LONDON (BLOOMBERG) - Standard Chartered Plc has been suspended from some foreign-exchange trading in China until the end of March as part of the government's measures to to stem a market selloff, according to a person with knowledge of the decision.
Standard Chartered is one of three banks that were temporarily banned from currency trading in December and the lender has appealed to China's central bank to shorten the hiatus, said the person, who asked not to be identified because they're not authorized to speak about the matter publicly. China's decision to suspend Standard Chartered was reported earlier by Reuters, which also cited Deutsche Bank AG among lenders banned.
China is trying to prop up a weakening economy and curtail a stock selloff that erased US$590 billion (S$840 billion) of value on Monday in what was the worst-ever start to a year for the nation's equity market.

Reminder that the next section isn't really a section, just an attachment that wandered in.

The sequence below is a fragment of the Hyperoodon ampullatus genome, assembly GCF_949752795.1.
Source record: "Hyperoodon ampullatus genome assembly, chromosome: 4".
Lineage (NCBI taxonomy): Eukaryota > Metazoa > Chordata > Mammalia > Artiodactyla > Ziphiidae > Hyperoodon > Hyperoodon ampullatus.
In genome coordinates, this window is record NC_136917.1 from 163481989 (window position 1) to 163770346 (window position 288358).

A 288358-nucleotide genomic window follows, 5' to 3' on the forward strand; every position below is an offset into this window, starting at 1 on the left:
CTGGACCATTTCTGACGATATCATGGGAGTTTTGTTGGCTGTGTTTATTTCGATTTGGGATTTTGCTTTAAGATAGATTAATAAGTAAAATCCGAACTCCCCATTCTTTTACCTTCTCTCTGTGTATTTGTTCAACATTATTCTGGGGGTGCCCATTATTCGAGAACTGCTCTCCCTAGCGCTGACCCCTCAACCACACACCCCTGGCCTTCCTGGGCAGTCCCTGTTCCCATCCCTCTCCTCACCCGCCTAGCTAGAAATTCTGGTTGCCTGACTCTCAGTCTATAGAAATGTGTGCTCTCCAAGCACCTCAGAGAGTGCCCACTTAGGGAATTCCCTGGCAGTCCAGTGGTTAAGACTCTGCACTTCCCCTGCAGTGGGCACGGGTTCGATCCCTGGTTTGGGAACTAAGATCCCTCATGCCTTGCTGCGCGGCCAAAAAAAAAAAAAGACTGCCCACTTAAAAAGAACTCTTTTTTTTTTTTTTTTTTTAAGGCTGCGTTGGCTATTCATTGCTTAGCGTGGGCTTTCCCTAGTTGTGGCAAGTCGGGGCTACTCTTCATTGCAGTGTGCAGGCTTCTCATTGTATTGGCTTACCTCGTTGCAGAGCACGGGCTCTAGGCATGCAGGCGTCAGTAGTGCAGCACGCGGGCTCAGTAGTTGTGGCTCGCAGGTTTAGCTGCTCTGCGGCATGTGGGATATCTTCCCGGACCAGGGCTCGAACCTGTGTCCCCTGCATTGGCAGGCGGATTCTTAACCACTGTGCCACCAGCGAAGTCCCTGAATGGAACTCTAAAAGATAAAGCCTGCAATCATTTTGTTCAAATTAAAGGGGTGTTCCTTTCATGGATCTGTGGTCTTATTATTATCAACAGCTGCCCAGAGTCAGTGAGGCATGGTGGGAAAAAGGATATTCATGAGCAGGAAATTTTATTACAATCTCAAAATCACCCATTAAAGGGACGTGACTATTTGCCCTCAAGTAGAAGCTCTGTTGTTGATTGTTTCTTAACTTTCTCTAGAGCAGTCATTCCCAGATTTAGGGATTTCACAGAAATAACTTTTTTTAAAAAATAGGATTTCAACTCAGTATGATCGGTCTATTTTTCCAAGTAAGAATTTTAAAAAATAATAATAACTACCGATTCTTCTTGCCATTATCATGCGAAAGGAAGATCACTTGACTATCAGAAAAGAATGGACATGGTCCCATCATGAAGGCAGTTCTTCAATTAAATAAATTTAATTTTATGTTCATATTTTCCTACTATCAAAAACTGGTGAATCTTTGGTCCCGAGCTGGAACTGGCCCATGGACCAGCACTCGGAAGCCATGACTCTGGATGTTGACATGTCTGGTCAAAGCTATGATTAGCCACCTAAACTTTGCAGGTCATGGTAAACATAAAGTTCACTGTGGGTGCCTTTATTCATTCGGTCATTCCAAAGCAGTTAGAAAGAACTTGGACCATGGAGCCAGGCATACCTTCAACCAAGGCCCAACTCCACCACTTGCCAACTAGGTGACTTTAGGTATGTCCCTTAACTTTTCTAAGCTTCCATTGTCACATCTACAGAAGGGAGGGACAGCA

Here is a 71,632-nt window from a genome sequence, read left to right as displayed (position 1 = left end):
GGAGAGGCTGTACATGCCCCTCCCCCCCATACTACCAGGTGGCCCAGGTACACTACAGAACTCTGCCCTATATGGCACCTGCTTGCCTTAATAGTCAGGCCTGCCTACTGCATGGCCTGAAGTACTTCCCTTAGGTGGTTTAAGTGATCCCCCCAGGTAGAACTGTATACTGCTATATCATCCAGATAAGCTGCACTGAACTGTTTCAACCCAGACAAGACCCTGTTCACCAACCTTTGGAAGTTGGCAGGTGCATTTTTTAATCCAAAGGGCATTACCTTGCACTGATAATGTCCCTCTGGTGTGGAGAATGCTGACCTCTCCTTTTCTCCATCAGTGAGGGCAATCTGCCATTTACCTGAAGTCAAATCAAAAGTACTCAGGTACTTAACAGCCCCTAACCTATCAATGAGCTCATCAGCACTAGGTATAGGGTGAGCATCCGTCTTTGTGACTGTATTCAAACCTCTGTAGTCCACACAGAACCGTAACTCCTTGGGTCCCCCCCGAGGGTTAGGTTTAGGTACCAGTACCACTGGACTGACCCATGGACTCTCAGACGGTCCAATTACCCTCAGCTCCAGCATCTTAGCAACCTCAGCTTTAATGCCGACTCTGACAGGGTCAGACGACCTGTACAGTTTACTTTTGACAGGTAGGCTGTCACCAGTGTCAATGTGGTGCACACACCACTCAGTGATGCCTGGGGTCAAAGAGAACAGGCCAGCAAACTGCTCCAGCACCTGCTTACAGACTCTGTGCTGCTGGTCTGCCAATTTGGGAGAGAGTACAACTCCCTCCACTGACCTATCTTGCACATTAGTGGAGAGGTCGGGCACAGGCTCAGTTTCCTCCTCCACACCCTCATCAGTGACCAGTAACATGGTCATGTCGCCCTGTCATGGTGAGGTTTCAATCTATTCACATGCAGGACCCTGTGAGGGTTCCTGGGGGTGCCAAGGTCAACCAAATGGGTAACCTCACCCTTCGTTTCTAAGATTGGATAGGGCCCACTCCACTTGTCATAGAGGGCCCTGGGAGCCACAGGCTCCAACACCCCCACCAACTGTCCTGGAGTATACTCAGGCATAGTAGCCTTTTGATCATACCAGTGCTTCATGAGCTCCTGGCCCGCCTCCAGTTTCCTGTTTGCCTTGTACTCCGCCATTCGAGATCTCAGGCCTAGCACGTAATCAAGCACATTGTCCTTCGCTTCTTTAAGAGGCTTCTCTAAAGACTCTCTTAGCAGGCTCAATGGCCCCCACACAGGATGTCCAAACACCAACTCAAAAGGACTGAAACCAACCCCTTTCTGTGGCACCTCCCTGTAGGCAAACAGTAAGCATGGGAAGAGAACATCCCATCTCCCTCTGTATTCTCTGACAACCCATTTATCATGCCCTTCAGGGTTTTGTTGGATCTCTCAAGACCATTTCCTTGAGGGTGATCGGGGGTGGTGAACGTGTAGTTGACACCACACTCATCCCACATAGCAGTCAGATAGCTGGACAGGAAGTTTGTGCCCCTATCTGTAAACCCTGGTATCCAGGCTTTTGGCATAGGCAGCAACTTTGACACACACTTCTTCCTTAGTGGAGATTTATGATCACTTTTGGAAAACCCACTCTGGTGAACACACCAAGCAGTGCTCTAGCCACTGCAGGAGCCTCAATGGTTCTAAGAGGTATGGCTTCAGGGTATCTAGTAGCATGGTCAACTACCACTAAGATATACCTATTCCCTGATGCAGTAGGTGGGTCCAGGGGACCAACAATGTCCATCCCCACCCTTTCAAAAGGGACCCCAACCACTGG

On Wednesday the yuan sank to a five-year low after the People's Bank of China again weakened the currency, following a similar intervention in August, which sparked a rout in emerging-market currencies and stocks.
A three-month ban on settling offshore clients' yuan transactions in the onshore market was imposed last month by the People's Bank of China, people familiar have said. The clampdown came as the growing offshore-onshore spread made it profitable to buy the currency in Hong Kong and sell it in Shanghai.
Officials at Standard Chartered and Deutsche Bank declined to comment.